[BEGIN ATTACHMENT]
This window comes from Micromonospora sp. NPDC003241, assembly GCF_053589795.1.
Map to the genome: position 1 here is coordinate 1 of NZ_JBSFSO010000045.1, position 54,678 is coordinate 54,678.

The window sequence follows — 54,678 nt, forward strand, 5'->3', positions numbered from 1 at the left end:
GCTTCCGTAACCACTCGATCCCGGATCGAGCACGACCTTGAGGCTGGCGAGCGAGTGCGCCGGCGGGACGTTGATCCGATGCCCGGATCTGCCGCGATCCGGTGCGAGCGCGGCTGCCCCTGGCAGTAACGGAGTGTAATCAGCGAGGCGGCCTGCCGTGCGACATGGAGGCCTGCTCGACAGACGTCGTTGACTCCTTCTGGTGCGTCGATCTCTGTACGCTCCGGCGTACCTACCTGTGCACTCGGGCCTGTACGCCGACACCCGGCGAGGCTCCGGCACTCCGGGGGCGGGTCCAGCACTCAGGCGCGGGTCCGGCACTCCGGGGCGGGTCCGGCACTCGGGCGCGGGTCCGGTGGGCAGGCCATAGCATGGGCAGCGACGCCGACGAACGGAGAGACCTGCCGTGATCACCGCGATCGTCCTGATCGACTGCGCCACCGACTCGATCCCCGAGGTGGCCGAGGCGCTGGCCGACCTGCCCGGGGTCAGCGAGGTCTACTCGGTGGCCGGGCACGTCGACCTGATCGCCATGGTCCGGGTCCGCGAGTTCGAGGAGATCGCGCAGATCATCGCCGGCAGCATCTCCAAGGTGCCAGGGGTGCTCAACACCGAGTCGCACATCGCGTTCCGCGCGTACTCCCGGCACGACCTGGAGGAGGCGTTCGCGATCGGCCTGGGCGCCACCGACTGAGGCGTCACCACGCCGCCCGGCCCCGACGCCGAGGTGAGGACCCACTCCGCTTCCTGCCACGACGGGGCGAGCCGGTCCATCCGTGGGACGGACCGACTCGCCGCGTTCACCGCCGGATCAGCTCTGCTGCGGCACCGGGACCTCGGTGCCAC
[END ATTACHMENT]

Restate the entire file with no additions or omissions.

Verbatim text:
This window comes from Micromonospora sp. NPDC003241, assembly GCF_053589795.1.
Map to the genome: position 1 here is coordinate 1 of NZ_JBSFSO010000045.1, position 54,678 is coordinate 54,678.

The window sequence follows — 54,678 nt, forward strand, 5'->3', positions numbered from 1 at the left end:
GCTTCCGTAACCACTCGATCCCGGATCGAGCACGACCTTGAGGCTGGCGAGCGAGTGCGCCGGCGGGACGTTGATCCGATGCCCGGATCTGCCGCGATCCGGTGCGAGCGCGGCTGCCCCTGGCAGTAACGGAGTGTAATCAGCGAGGCGGCCTGCCGTGCGACATGGAGGCCTGCTCGACAGACGTCGTTGACTCCTTCTGGTGCGTCGATCTCTGTACGCTCCGGCGTACCTACCTGTGCACTCGGGCCTGTACGCCGACACCCGGCGAGGCTCCGGCACTCCGGGGGCGGGTCCAGCACTCAGGCGCGGGTCCGGCACTCCGGGGCGGGTCCGGCACTCGGGCGCGGGTCCGGTGGGCAGGCCATAGCATGGGCAGCGACGCCGACGAACGGAGAGACCTGCCGTGATCACCGCGATCGTCCTGATCGACTGCGCCACCGACTCGATCCCCGAGGTGGCCGAGGCGCTGGCCGACCTGCCCGGGGTCAGCGAGGTCTACTCGGTGGCCGGGCACGTCGACCTGATCGCCATGGTCCGGGTCCGCGAGTTCGAGGAGATCGCGCAGATCATCGCCGGCAGCATCTCCAAGGTGCCAGGGGTGCTCAACACCGAGTCGCACATCGCGTTCCGCGCGTACTCCCGGCACGACCTGGAGGAGGCGTTCGCGATCGGCCTGGGCGCCACCGACTGAGGCGTCACCACGCCGCCCGGCCCCGACGCCGAGGTGAGGACCCACTCCGCTTCCTGCCACGACGGGGCGAGCCGGTCCATCCGTGGGACGGACCGACTCGCCGCGTTCACCGCCGGATCAGCTCTGCTGCGGCACCGGGACCTCGGTGCCAC